Will Clydesdales And Talking Chimps Look Good On HDTV?

Today’s USA Today notes that nearly half the ads on this year’s Super Bowl will be filmed in high-definition.

But even with all the HD hype, there are still obstacles. Depending on the filming and post-production techniques, the ads can cost up to 15% more to produce.
And in HD, flaws are also supersharp. “In high-def, you see every detail: every wrinkle, every pimple and every blemish,” Portela says. Makeup artists have to be more precise with their work, and set designers have to fix every paint chip.

I have some questions for the AdPulpers out there:
Ever have one of your commercials filmed in high-def?
Are your clients asking about it or is it something the agency insists on?
Is the filming process any different or do the actors and models just have more spackle on their faces?

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About Dan Goldgeier

Blogging on AdPulp since 2005, Dan Goldgeier is a Seattle-based freelance copywriter with experience at advertising agencies across the U.S. He is a graduate of the Creative Circus ad school, and currently teaches at Seattle's School of Visual Concepts. In addition, he is a regular columnist for TalentZoo.com. Dan published the best of his TalentZoo.com columns in a book entitled View From The Cheap Seats: A Broader Look at Advertising, Marketing, Branding, Global Politics, Office Politics, Sexual Politics, and Getting Drunk During a Job Interview. Look for it on Amazon in paperback and e-book editions.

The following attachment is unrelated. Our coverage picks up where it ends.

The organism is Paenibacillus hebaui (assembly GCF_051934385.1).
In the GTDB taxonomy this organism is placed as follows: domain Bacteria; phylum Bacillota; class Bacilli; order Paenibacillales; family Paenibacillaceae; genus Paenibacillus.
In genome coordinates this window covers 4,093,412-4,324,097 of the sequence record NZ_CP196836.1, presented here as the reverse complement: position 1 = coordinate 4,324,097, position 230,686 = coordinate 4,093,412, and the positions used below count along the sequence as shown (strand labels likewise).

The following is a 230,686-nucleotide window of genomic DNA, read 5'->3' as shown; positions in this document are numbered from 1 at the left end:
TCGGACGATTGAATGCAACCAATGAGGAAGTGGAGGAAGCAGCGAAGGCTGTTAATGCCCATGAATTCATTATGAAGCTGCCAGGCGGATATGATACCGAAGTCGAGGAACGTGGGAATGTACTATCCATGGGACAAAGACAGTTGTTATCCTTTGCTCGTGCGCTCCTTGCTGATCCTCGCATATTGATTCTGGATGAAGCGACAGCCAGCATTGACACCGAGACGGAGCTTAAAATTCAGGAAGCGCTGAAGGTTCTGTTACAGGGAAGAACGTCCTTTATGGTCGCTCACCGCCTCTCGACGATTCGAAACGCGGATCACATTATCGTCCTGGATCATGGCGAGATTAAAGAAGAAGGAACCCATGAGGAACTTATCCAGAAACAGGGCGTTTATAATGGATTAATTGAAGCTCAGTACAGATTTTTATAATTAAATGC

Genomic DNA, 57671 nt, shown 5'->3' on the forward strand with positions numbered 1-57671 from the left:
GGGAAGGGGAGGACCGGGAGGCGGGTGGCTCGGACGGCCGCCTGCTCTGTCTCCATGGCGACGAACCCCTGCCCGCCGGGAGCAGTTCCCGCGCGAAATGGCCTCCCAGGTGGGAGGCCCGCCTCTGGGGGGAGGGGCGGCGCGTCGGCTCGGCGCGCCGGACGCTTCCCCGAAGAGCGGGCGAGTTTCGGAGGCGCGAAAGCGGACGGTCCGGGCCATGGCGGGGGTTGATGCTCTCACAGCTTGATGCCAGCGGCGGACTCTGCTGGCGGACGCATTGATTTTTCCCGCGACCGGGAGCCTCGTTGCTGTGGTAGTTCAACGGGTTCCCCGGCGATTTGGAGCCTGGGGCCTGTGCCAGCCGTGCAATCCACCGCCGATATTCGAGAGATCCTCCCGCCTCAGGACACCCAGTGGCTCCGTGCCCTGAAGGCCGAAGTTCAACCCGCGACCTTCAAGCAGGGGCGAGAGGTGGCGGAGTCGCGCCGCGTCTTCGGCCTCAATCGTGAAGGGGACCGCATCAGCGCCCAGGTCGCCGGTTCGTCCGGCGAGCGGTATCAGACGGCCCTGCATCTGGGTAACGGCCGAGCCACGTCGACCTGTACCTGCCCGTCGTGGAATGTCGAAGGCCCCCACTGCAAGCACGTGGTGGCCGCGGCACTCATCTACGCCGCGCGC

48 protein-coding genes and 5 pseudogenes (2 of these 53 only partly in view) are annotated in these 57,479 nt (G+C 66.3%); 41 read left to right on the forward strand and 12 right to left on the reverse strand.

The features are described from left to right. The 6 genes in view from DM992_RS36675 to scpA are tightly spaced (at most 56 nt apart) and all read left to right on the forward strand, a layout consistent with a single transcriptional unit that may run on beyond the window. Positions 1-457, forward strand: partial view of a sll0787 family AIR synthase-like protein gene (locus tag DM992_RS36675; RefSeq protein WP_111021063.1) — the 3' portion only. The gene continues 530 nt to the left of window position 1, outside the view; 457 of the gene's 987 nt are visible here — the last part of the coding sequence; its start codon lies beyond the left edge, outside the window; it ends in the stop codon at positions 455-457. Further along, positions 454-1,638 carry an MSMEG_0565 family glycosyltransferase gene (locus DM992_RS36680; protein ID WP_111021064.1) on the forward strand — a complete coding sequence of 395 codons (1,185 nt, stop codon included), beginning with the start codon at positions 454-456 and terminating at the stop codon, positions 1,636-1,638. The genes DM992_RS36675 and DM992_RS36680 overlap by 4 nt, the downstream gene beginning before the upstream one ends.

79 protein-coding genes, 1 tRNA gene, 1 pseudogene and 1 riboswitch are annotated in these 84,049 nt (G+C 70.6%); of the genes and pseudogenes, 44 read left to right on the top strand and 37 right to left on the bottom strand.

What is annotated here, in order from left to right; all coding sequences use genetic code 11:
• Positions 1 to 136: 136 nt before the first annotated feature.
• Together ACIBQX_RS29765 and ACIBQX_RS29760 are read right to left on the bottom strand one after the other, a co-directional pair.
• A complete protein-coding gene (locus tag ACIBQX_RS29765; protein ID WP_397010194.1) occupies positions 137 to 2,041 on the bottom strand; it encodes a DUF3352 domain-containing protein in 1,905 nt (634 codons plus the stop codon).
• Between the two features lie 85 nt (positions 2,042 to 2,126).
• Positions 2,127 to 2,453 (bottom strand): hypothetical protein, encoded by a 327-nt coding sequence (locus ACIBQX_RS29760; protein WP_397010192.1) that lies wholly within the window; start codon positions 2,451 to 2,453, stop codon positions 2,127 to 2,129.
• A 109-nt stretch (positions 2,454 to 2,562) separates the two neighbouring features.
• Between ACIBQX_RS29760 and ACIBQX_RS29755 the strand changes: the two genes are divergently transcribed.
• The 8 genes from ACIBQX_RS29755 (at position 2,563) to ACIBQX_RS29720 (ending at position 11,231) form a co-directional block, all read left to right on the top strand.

• concentriCircles

    Not a one. Nor has anyone I know. The general line is it’s far too expensive, with not nearly enough payback on air. Edit/production folk I’ve talked with say they’ve seen it done for ego reasons more than any other.

  • http://www.ad-pit.com Rob Mortimer

    Its a waste of money for international adverts too. For example, the UK only had HDTVs launched in late 2005 and not a single UK channel broadcasts in it yet.